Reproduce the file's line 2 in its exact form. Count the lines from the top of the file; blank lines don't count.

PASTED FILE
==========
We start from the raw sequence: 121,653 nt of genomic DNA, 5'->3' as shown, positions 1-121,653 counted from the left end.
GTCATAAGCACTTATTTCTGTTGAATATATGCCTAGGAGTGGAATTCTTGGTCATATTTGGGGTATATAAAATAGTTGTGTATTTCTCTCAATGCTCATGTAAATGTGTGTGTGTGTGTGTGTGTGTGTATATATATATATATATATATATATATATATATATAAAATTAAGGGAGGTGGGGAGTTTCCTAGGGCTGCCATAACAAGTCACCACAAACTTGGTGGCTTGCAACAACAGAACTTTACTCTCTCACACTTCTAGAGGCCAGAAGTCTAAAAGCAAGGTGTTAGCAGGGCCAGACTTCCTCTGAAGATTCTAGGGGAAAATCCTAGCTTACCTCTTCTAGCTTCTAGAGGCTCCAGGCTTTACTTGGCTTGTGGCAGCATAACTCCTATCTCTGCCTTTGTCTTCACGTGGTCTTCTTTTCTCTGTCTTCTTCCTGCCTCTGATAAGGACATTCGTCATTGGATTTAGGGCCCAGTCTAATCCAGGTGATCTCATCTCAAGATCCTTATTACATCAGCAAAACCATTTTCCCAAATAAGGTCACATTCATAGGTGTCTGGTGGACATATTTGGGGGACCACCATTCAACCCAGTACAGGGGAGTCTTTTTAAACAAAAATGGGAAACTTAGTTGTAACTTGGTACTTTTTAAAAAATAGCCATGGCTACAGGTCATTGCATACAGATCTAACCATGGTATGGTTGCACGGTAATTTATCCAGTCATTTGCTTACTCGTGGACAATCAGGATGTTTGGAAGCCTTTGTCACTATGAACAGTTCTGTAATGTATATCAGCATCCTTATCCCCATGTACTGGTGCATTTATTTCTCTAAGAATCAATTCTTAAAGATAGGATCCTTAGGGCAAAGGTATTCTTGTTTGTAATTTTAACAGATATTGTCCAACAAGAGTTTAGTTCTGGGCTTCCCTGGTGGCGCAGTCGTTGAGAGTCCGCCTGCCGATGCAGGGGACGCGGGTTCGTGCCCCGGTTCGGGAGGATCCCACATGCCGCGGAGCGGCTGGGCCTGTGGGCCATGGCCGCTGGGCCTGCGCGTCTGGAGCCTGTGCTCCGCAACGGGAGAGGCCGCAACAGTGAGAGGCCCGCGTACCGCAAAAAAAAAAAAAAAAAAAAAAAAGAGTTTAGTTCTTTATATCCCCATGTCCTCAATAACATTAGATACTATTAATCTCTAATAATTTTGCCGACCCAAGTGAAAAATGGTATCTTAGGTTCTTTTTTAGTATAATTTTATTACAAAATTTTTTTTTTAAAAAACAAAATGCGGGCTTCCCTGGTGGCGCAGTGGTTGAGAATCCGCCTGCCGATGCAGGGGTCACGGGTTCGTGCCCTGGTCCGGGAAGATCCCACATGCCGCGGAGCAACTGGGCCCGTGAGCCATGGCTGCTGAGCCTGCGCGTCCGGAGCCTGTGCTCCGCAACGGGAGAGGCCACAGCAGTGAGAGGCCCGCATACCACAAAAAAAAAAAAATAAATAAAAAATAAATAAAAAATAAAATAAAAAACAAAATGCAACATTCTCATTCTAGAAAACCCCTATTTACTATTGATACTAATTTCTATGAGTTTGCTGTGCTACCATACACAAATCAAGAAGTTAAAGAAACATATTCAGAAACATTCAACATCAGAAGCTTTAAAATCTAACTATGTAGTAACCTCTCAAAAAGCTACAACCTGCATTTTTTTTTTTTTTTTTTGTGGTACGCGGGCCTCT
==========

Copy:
GTCATAAGCACTTATTTCTGTTGAATATATGCCTAGGAGTGGAATTCTTGGTCATATTTGGGGTATATAAAATAGTTGTGTATTTCTCTCAATGCTCATGTAAATGTGTGTGTGTGTGTGTGTGTGTGTATATATATATATATATATATATATATATATATATAAAATTAAGGGAGGTGGGGAGTTTCCTAGGGCTGCCATAACAAGTCACCACAAACTTGGTGGCTTGCAACAACAGAACTTTACTCTCTCACACTTCTAGAGGCCAGAAGTCTAAAAGCAAGGTGTTAGCAGGGCCAGACTTCCTCTGAAGATTCTAGGGGAAAATCCTAGCTTACCTCTTCTAGCTTCTAGAGGCTCCAGGCTTTACTTGGCTTGTGGCAGCATAACTCCTATCTCTGCCTTTGTCTTCACGTGGTCTTCTTTTCTCTGTCTTCTTCCTGCCTCTGATAAGGACATTCGTCATTGGATTTAGGGCCCAGTCTAATCCAGGTGATCTCATCTCAAGATCCTTATTACATCAGCAAAACCATTTTCCCAAATAAGGTCACATTCATAGGTGTCTGGTGGACATATTTGGGGGACCACCATTCAACCCAGTACAGGGGAGTCTTTTTAAACAAAAATGGGAAACTTAGTTGTAACTTGGTACTTTTTAAAAAATAGCCATGGCTACAGGTCATTGCATACAGATCTAACCATGGTATGGTTGCACGGTAATTTATCCAGTCATTTGCTTACTCGTGGACAATCAGGATGTTTGGAAGCCTTTGTCACTATGAACAGTTCTGTAATGTATATCAGCATCCTTATCCCCATGTACTGGTGCATTTATTTCTCTAAGAATCAATTCTTAAAGATAGGATCCTTAGGGCAAAGGTATTCTTGTTTGTAATTTTAACAGATATTGTCCAACAAGAGTTTAGTTCTGGGCTTCCCTGGTGGCGCAGTCGTTGAGAGTCCGCCTGCCGATGCAGGGGACGCGGGTTCGTGCCCCGGTTCGGGAGGATCCCACATGCCGCGGAGCGGCTGGGCCTGTGGGCCATGGCCGCTGGGCCTGCGCGTCTGGAGCCTGTGCTCCGCAACGGGAGAGGCCGCAACAGTGAGAGGCCCGCGTACCGCAAAAAAAAAAAAAAAAAAAAAAAAGAGTTTAGTTCTTTATATCCCCATGTCCTCAATAACATTAGATACTATTAATCTCTAATAATTTTGCCGACCCAAGTGAAAAATGGTATCTTAGGTTCTTTTTTAGTATAATTTTATTACAAAATTTTTTTTTTAAAAAACAAAATGCGGGCTTCCCTGGTGGCGCAGTGGTTGAGAATCCGCCTGCCGATGCAGGGGTCACGGGTTCGTGCCCTGGTCCGGGAAGATCCCACATGCCGCGGAGCAACTGGGCCCGTGAGCCATGGCTGCTGAGCCTGCGCGTCCGGAGCCTGTGCTCCGCAACGGGAGAGGCCACAGCAGTGAGAGGCCCGCATACCACAAAAAAAAAAAAATAAATAAAAAATAAATAAAAAATAAAATAAAAAACAAAATGCAACATTCTCATTCTAGAAAACCCCTATTTACTATTGATACTAATTTCTATGAGTTTGCTGTGCTACCATACACAAATCAAGAAGTTAAAGAAACATATTCAGAAACATTCAACATCAGAAGCTTTAAAATCTAACTATGTAGTAACCTCTCAAAAAGCTACAACCTGCATTTTTTTTTTTTTTTTTTGTGGTACGCGGGCCTCT